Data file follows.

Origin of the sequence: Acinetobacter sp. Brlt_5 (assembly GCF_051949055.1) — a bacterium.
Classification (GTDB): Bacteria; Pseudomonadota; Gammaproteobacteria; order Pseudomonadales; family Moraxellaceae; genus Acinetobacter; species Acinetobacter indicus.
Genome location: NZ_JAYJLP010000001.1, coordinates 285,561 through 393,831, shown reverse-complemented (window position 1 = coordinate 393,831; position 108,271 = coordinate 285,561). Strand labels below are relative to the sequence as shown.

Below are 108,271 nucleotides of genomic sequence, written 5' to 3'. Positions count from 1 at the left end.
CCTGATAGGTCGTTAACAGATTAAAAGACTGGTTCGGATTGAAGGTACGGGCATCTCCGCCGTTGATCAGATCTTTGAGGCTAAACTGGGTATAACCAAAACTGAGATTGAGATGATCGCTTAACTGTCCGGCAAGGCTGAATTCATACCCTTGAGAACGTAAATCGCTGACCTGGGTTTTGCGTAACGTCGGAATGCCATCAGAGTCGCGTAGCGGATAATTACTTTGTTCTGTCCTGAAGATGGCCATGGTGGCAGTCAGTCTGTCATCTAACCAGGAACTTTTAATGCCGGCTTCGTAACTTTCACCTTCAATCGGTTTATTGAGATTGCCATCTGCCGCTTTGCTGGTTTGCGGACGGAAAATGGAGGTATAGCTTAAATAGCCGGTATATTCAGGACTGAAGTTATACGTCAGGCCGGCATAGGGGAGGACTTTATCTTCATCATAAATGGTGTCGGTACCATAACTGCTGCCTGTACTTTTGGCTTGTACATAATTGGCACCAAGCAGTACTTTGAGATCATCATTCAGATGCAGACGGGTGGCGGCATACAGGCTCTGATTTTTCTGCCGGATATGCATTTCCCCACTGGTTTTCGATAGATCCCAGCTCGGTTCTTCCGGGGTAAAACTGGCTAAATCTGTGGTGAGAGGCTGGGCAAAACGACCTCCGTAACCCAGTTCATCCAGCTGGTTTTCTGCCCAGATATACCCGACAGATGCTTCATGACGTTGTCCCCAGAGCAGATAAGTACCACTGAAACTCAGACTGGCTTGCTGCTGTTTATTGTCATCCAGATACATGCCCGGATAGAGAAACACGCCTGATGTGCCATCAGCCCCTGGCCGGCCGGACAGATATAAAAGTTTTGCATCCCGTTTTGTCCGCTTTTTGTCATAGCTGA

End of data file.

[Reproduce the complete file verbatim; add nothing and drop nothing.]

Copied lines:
Origin of the sequence: Acinetobacter sp. Brlt_5 (assembly GCF_051949055.1) — a bacterium.
Classification (GTDB): Bacteria; Pseudomonadota; Gammaproteobacteria; order Pseudomonadales; family Moraxellaceae; genus Acinetobacter; species Acinetobacter indicus.
Genome location: NZ_JAYJLP010000001.1, coordinates 285,561 through 393,831, shown reverse-complemented (window position 1 = coordinate 393,831; position 108,271 = coordinate 285,561). Strand labels below are relative to the sequence as shown.

Below are 108,271 nucleotides of genomic sequence, written 5' to 3'. Positions count from 1 at the left end.
CCTGATAGGTCGTTAACAGATTAAAAGACTGGTTCGGATTGAAGGTACGGGCATCTCCGCCGTTGATCAGATCTTTGAGGCTAAACTGGGTATAACCAAAACTGAGATTGAGATGATCGCTTAACTGTCCGGCAAGGCTGAATTCATACCCTTGAGAACGTAAATCGCTGACCTGGGTTTTGCGTAACGTCGGAATGCCATCAGAGTCGCGTAGCGGATAATTACTTTGTTCTGTCCTGAAGATGGCCATGGTGGCAGTCAGTCTGTCATCTAACCAGGAACTTTTAATGCCGGCTTCGTAACTTTCACCTTCAATCGGTTTATTGAGATTGCCATCTGCCGCTTTGCTGGTTTGCGGACGGAAAATGGAGGTATAGCTTAAATAGCCGGTATATTCAGGACTGAAGTTATACGTCAGGCCGGCATAGGGGAGGACTTTATCTTCATCATAAATGGTGTCGGTACCATAACTGCTGCCTGTACTTTTGGCTTGTACATAATTGGCACCAAGCAGTACTTTGAGATCATCATTCAGATGCAGACGGGTGGCGGCATACAGGCTCTGATTTTTCTGCCGGATATGCATTTCCCCACTGGTTTTCGATAGATCCCAGCTCGGTTCTTCCGGGGTAAAACTGGCTAAATCTGTGGTGAGAGGCTGGGCAAAACGACCTCCGTAACCCAGTTCATCCAGCTGGTTTTCTGCCCAGATATACCCGACAGATGCTTCATGACGTTGTCCCCAGAGCAGATAAGTACCACTGAAACTCAGACTGGCTTGCTGCTGTTTATTGTCATCCAGATACATGCCCGGATAGAGAAACACGCCTGATGTGCCATCAGCCCCTGGCCGGCCGGACAGATATAAAAGTTTTGCATCCCGTTTTGTCCGCTTTTTGTCATAGCTGA